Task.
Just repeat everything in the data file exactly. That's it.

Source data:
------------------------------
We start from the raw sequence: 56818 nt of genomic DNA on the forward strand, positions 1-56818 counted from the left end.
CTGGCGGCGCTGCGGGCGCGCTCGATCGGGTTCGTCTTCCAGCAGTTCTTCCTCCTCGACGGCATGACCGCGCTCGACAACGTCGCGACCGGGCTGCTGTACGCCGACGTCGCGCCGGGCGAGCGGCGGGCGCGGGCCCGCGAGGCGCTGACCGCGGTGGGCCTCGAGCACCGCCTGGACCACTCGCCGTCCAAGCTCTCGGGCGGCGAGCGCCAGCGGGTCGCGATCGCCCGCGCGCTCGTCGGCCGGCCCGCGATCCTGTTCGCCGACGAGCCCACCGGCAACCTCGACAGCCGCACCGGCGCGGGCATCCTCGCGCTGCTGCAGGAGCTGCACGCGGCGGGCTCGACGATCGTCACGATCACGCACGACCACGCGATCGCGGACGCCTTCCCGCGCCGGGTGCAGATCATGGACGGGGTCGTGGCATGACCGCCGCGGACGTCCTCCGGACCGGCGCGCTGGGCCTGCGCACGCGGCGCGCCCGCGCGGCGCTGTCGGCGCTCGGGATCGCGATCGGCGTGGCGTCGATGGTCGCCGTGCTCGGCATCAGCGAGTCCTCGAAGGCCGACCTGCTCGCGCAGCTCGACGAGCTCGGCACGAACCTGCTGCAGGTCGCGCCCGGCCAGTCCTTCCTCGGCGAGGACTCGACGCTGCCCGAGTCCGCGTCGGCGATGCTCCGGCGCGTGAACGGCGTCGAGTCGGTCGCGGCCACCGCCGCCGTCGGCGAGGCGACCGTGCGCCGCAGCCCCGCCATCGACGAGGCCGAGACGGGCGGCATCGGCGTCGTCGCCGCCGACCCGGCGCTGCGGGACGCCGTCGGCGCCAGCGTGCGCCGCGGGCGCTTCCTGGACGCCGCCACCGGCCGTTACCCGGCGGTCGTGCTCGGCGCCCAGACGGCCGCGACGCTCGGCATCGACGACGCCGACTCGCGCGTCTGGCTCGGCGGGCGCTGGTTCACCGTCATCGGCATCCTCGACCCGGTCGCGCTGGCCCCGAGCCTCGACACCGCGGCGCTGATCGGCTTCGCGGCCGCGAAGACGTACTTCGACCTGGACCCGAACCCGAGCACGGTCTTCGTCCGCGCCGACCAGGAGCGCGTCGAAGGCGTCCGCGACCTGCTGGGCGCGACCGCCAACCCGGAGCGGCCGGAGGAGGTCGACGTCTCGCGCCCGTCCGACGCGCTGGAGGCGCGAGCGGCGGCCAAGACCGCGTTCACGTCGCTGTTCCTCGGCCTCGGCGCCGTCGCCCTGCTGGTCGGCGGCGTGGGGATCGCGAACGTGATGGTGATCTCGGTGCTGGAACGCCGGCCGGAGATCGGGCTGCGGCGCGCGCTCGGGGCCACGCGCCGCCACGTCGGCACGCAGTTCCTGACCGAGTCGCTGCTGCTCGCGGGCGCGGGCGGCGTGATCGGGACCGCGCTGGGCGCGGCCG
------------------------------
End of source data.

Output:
We start from the raw sequence: 56818 nt of genomic DNA on the forward strand, positions 1-56818 counted from the left end.
CTGGCGGCGCTGCGGGCGCGCTCGATCGGGTTCGTCTTCCAGCAGTTCTTCCTCCTCGACGGCATGACCGCGCTCGACAACGTCGCGACCGGGCTGCTGTACGCCGACGTCGCGCCGGGCGAGCGGCGGGCGCGGGCCCGCGAGGCGCTGACCGCGGTGGGCCTCGAGCACCGCCTGGACCACTCGCCGTCCAAGCTCTCGGGCGGCGAGCGCCAGCGGGTCGCGATCGCCCGCGCGCTCGTCGGCCGGCCCGCGATCCTGTTCGCCGACGAGCCCACCGGCAACCTCGACAGCCGCACCGGCGCGGGCATCCTCGCGCTGCTGCAGGAGCTGCACGCGGCGGGCTCGACGATCGTCACGATCACGCACGACCACGCGATCGCGGACGCCTTCCCGCGCCGGGTGCAGATCATGGACGGGGTCGTGGCATGACCGCCGCGGACGTCCTCCGGACCGGCGCGCTGGGCCTGCGCACGCGGCGCGCCCGCGCGGCGCTGTCGGCGCTCGGGATCGCGATCGGCGTGGCGTCGATGGTCGCCGTGCTCGGCATCAGCGAGTCCTCGAAGGCCGACCTGCTCGCGCAGCTCGACGAGCTCGGCACGAACCTGCTGCAGGTCGCGCCCGGCCAGTCCTTCCTCGGCGAGGACTCGACGCTGCCCGAGTCCGCGTCGGCGATGCTCCGGCGCGTGAACGGCGTCGAGTCGGTCGCGGCCACCGCCGCCGTCGGCGAGGCGACCGTGCGCCGCAGCCCCGCCATCGACGAGGCCGAGACGGGCGGCATCGGCGTCGTCGCCGCCGACCCGGCGCTGCGGGACGCCGTCGGCGCCAGCGTGCGCCGCGGGCGCTTCCTGGACGCCGCCACCGGCCGTTACCCGGCGGTCGTGCTCGGCGCCCAGACGGCCGCGACGCTCGGCATCGACGACGCCGACTCGCGCGTCTGGCTCGGCGGGCGCTGGTTCACCGTCATCGGCATCCTCGACCCGGTCGCGCTGGCCCCGAGCCTCGACACCGCGGCGCTGATCGGCTTCGCGGCCGCGAAGACGTACTTCGACCTGGACCCGAACCCGAGCACGGTCTTCGTCCGCGCCGACCAGGAGCGCGTCGAAGGCGTCCGCGACCTGCTGGGCGCGACCGCCAACCCGGAGCGGCCGGAGGAGGTCGACGTCTCGCGCCCGTCCGACGCGCTGGAGGCGCGAGCGGCGGCCAAGACCGCGTTCACGTCGCTGTTCCTCGGCCTCGGCGCCGTCGCCCTGCTGGTCGGCGGCGTGGGGATCGCGAACGTGATGGTGATCTCGGTGCTGGAACGCCGGCCGGAGATCGGGCTGCGGCGCGCGCTCGGGGCCACGCGCCGCCACGTCGGCACGCAGTTCCTGACCGAGTCGCTGCTGCTCGCGGGCGCGGGCGGCGTGATCGGGACCGCGCTGGGCGCGGCCG